23
Oct

The fourth generation of leaders

Third generation African leaders with US President Barack Obama.

Third generation African leaders with US President Barack Obama.

Post-colonial Africa is in its fourth generation. Over the past few decades, each generation has had a specific role to play: the first generation fought for, and gained, independence from their colonizers. The second generation, marked by greed and corruption, largely destroyed all that the first had fought for. The third—including leaders like Annual Gathering speaker President Paul Kagame of Rwanda—was tasked with cleaning up the mess made by the second.

As the leaders of Africa’s fourth post-independence generation, is up to ALN members to build large-scale prosperity for Africa for the first time in its post-colonial history. Although much remains to be done, Africa is the most stable it has been in decades, thanks to the efforts of Generation 3. Inter- and intra-state conflict is declining, trade is booming, and economies are growing rapidly. In many African countries, reliance on foreign aid is declining while foreign investment is pouring in. Across the continent, people are healthier, better educated, and more connected with each other and the rest of the world than ever.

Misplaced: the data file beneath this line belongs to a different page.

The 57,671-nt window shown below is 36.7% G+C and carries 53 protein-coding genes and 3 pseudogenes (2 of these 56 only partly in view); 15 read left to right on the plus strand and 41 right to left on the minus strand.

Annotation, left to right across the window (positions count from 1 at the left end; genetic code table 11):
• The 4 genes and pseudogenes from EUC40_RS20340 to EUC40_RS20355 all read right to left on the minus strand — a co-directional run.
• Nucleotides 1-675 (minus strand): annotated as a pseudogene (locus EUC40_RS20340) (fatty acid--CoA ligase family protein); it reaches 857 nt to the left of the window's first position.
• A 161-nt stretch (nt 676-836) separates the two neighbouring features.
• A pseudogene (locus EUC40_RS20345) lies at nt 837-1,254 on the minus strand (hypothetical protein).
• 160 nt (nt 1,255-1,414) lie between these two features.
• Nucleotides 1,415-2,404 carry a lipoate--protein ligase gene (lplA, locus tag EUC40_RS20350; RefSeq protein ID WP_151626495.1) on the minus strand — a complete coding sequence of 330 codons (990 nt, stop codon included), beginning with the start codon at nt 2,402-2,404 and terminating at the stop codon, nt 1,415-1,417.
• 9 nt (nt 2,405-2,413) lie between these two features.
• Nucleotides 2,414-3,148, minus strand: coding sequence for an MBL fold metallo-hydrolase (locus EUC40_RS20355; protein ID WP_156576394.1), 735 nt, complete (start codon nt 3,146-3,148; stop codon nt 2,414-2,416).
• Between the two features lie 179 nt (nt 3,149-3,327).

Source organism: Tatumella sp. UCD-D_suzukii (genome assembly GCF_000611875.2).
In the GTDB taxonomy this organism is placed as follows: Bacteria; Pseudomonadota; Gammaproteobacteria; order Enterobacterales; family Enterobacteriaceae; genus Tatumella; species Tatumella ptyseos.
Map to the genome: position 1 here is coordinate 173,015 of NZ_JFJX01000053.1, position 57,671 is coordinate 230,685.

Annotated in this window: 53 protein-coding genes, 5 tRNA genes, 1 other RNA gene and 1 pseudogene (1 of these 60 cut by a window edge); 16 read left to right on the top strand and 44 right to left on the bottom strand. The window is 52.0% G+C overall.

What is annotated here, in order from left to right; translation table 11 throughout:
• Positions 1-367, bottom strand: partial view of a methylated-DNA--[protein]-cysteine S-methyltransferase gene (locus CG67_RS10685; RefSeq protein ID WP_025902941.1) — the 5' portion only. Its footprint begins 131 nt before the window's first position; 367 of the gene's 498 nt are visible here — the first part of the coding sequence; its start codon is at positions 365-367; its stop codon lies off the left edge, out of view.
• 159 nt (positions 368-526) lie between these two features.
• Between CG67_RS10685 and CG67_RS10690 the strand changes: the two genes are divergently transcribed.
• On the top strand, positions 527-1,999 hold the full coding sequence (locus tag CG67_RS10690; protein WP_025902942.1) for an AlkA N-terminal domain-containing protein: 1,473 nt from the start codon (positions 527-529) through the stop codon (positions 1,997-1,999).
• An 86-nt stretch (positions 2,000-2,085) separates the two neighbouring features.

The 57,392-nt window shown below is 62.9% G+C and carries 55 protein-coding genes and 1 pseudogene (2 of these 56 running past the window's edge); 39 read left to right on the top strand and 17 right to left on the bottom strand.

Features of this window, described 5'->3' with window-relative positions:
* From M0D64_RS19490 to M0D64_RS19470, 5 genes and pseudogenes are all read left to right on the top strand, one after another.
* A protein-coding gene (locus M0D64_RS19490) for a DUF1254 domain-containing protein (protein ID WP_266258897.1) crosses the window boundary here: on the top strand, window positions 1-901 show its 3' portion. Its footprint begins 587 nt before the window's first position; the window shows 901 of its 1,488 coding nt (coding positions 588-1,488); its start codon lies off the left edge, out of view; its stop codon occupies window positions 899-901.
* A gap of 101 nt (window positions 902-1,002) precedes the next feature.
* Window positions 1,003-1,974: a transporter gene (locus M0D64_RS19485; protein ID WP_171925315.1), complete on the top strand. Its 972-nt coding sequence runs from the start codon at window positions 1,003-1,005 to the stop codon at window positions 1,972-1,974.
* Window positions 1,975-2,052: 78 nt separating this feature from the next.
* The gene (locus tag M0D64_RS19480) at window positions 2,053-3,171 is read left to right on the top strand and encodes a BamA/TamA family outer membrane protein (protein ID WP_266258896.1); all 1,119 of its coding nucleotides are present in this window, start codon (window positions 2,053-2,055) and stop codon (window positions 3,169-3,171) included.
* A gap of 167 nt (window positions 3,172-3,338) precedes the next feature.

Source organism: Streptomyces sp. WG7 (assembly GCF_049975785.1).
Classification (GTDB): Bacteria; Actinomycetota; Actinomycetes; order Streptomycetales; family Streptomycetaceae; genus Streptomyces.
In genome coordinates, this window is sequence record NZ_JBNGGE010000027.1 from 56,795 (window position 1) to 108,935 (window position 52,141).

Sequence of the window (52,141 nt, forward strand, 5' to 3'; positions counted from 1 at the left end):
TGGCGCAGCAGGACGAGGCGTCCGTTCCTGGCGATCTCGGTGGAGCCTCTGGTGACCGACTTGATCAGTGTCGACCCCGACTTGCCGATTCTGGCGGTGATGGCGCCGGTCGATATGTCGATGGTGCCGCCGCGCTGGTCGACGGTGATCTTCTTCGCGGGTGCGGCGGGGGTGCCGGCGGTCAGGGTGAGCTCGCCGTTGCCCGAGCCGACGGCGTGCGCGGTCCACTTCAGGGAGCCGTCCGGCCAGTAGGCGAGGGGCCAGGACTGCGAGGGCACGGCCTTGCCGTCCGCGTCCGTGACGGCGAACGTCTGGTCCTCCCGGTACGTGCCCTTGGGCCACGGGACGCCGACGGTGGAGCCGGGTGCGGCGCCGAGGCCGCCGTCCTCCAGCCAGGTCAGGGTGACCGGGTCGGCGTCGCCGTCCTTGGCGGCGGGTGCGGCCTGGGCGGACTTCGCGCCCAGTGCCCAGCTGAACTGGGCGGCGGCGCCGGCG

As the fourth generation of leaders to emerge in post-independence Africa, we will be defined by what we do. When we look at the work that needs to be done in Africa, we believe that the major task still left unfulfilled is the eradication of poverty. This is what none of the previous generations have managed to achieve. We believe that it is up to ALN members to build large-scale prosperity for Africa for the first time in its post-colonial history. This work cannot be done alone: It is not enough for ambitious leaders to come up with grand plans for ways to improve the continent. Collaboration, unity, and mutual respect are essential tools for effecting long-term change, especially in the African context. This is why ALN focuses so strongly on the idea that relationships are key to achieving the goal of African prosperity.

As ALN, we have full faith in this fourth generation: a brilliant and diverse community of innovators, leaders and visionaries. Every day, we as a community are coming up with original and impactful ways of realizing our shared purpose of unlocking Africa’s full potential. It is up to ALN members to continue this progress and move the continent forward. If we don’t do it, who will?

ALN co-founder Fred Swaniker recently gave a TED talk describing these different generations of African leadership. The example he gives of a fourth generation leader — Erick Rajaonary (“Batman”) of Guanomad in Madagascar — is an ALN member and 2013 Africa Awards for Entrepreneurship winner. View the talk here.

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